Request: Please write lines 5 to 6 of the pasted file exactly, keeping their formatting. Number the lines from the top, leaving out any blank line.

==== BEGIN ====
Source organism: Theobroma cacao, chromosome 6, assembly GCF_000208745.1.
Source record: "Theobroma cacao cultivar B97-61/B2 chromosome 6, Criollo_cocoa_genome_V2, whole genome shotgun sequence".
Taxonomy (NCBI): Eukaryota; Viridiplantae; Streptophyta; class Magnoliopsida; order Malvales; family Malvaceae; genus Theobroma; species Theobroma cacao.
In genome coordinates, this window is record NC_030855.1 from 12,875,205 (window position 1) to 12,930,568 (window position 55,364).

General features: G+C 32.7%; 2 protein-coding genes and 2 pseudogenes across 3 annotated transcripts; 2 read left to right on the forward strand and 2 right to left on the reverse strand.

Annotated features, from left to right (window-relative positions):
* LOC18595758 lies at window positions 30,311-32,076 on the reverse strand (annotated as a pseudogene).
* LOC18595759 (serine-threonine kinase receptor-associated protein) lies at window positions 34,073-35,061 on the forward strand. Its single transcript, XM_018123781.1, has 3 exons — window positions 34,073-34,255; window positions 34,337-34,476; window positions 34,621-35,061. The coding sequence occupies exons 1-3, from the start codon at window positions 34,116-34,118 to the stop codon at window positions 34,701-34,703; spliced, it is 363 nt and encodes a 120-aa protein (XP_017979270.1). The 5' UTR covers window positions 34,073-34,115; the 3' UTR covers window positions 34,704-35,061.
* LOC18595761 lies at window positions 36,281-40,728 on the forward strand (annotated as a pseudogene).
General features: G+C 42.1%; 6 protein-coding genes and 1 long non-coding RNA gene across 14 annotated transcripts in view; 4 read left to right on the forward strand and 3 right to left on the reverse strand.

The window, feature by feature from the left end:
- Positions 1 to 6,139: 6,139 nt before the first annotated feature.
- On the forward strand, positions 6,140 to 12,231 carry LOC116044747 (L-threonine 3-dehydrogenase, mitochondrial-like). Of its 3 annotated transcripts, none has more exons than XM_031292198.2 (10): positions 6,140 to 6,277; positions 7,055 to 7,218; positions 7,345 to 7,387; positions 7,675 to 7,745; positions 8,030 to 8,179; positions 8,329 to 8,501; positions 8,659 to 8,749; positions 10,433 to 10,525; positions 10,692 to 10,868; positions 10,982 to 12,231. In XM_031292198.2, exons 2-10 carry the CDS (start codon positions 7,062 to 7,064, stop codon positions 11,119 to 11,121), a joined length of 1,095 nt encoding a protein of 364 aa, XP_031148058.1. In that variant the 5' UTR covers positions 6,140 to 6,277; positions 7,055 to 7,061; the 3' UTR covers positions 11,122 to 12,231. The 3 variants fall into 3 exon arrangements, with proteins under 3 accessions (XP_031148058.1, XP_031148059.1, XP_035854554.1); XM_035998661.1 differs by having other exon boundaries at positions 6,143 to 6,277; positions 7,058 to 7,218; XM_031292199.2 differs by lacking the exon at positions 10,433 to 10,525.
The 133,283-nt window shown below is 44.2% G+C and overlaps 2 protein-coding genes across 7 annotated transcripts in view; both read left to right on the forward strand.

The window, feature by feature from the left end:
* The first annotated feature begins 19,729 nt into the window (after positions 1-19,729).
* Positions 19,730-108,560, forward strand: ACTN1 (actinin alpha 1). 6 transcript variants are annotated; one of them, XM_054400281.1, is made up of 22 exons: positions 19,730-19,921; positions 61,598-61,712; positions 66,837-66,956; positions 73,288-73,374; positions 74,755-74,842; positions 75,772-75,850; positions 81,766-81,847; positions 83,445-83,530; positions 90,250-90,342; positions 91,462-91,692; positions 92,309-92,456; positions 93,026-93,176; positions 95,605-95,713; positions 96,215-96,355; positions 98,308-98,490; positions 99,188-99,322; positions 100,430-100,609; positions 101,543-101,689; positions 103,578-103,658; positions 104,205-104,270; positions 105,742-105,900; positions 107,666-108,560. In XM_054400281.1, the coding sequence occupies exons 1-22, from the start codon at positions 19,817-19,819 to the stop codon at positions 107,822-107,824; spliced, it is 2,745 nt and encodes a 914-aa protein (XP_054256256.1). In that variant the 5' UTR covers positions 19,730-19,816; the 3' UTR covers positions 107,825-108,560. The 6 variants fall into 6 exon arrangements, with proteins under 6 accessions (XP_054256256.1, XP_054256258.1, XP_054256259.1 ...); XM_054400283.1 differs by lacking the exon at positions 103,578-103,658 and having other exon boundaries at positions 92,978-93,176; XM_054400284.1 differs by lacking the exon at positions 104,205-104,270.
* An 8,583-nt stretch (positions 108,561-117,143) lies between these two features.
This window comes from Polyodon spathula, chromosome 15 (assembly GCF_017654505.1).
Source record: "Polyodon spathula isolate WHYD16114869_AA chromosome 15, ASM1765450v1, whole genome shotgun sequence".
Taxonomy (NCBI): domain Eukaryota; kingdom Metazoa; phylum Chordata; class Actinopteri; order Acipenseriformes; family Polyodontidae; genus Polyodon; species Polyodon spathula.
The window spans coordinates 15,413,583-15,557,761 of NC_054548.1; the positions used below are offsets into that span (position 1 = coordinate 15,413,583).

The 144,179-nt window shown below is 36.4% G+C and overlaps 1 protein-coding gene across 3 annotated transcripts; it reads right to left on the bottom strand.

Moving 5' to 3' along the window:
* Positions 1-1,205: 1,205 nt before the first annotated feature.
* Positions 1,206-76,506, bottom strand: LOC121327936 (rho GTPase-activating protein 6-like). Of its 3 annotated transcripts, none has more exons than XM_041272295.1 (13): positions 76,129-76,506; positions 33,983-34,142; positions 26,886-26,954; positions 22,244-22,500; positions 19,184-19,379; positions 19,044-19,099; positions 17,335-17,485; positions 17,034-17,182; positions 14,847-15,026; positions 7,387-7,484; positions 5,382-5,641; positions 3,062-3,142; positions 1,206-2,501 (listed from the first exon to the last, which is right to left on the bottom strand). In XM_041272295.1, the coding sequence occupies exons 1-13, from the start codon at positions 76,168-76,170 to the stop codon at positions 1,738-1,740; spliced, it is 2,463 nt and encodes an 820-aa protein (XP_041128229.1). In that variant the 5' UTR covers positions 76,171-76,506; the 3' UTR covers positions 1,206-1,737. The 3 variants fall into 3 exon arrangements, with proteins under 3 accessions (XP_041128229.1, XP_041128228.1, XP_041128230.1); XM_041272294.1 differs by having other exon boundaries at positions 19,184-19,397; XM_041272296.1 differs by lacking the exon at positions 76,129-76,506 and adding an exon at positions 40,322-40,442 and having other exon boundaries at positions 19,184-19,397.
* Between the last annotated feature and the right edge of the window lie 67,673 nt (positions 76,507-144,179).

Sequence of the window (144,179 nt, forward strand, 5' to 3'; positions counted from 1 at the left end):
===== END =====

General features: G+C 32.7%; 2 protein-coding genes and 2 pseudogenes across 3 annotated transcripts; 2 read left to right on the forward strand and 2 right to left on the reverse strand.

Annotated features, from left to right (window-relative positions):